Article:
State officials: Arkansas able to use $7M in federal covid relief funds to hire prosecutors, public defenders

Hiring more prosecutors, public defenders is goal

Public defender Lou Marczuk (left center) leads a pretrial conference with other public defenders on Wednesday, Feb. 2, at the Pulaski County Administration building in Little Rock. (Arkansas Democrat-Gazette/Thomas Metthe)

State officials have confirmed that Arkansas can use $7 million in coronavirus aid to bolster the ranks of overburdened public defenders and prosecutors.

The Arkansas Department of Finance and Administration, in coordination with a private consultant, has determined that the state can use the federal money to hire more attorneys, department Secretary Larry Walther said in a statement Thursday.

This means the Arkansas Public Defender Commission and the state prosecutor coordinator's office could each receive $3.5 million in relief funds for temporary or part-time positions.

Lawmakers approved the increased spending authority for both offices last month after caseloads for public defenders and prosecutors reached unprecedented levels because of court delays during the pandemic.

The increased spending authority -- along with the transfer of $1 million in state reserve funds for each office -- would allow the Public Defender Commission and prosecutor coordinator's office to hire 45 attorneys in this fiscal year and the coming fiscal year.

The coronavirus relief funds would come from the state's share of the American Rescue Plan Act, a $1.9 trillion package signed into law by President Joe Biden in March 2021 to speed the U.S.' recovery from the economic and health effects of the pandemic.

Early last month, Arkansas lawmakers were unsure if the state could use the federal funds to cover the salaries of additional attorneys. But they recognized the need to act quickly.

The backlog of cases in Arkansas courts had reached a crisis level, said state Sen. Clarke Tucker, D-Little Rock, when presenting his funding bills to the Legislature's Joint Budget Committee.

Tucker pointed to a public defender in Pulaski County who was managing 574 felony cases.

The National Advisory Commission on Criminal Justice Standards and Goals recommends that each public defender handle no more than 150 felonies per year. Legal experts have argued that even these standards, which are nearly 50 years old, may not go far enough to protect defendants' rights.

Pulaski County public defenders announced plans in January to stop accepting new clients and start offloading cases if workloads didn't return to ethical levels by the beginning of March.

While a move to decline cases could have sparked a crisis in local courts, Bill Simpson, chief public defender, said his attorneys were bound to uphold the constitutional rights of their current clients before they could take on new defendants.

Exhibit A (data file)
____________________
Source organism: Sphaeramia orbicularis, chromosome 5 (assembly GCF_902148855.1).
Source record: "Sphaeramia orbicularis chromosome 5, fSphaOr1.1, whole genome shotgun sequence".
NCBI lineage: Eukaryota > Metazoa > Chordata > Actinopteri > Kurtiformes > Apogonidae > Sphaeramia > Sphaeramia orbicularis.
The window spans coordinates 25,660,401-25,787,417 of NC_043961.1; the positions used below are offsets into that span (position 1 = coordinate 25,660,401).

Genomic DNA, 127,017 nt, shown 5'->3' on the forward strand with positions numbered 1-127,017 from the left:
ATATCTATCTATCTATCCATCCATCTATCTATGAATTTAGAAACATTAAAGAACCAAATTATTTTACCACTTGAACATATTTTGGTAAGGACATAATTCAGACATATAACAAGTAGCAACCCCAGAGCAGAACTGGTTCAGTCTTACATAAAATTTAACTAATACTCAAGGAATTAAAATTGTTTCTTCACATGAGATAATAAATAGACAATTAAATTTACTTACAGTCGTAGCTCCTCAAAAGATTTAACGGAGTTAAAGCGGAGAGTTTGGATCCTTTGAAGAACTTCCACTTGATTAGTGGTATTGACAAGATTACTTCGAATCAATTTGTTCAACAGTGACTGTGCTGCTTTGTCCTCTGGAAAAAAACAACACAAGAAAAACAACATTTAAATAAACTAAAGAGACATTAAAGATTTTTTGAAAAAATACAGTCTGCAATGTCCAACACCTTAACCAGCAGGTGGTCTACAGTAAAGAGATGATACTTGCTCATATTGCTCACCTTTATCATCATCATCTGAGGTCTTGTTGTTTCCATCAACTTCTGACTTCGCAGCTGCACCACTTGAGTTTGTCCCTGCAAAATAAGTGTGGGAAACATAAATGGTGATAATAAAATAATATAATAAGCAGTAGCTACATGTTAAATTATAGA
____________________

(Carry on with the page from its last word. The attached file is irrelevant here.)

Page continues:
The office reversed course in late February after state officials began progressing toward a solution.

The rising number of cases in Pulaski County also strained prosecuting attorneys. By late February, the office had seen a staff attrition rate of more than 50% since September 2020, according to chief deputy prosecutor John Johnson.

In the past month, Johnson said, the office has seen a drop in attorney turnover as courts transitioned back to in-person proceedings. As of Friday, prosecutors were still working with public defenders and judges to determine how best to spend the initial funds.

"We're hopeful that our plan will both reduce the number of cases in the backlog and also help with the strain and stress on all our lawyers," Johnson said Friday.

The $2 million in state reserve funds marked a good start in addressing the backlog of cases, Gov. Asa Hutchinson said in a statement Friday. The Department of Finance and Administration will work with both the Arkansas Public Defender Commission and the prosecutor coordinator's office to determine if the agencies need additional support, he said.

To take advantage of the coronavirus relief funds, the Arkansas Public Defender Commission and the state prosecutor coordinator's office will have to submit proposals to the Arkansas American Rescue Plan Act Steering Committee, according to Walther.

Gregg Parrish, executive director of the Arkansas Public Defender Commission, and Bob McMahan, state prosecutor coordinator, did not return phone calls requesting comment last week.

Once the proposals clear the committee, Hutchinson and the Arkansas Legislative Council will have to grant their approval before state officials distribute the funding.

Information for this article was contributed by Michael R. Wickline of the Arkansas Democrat-Gazette.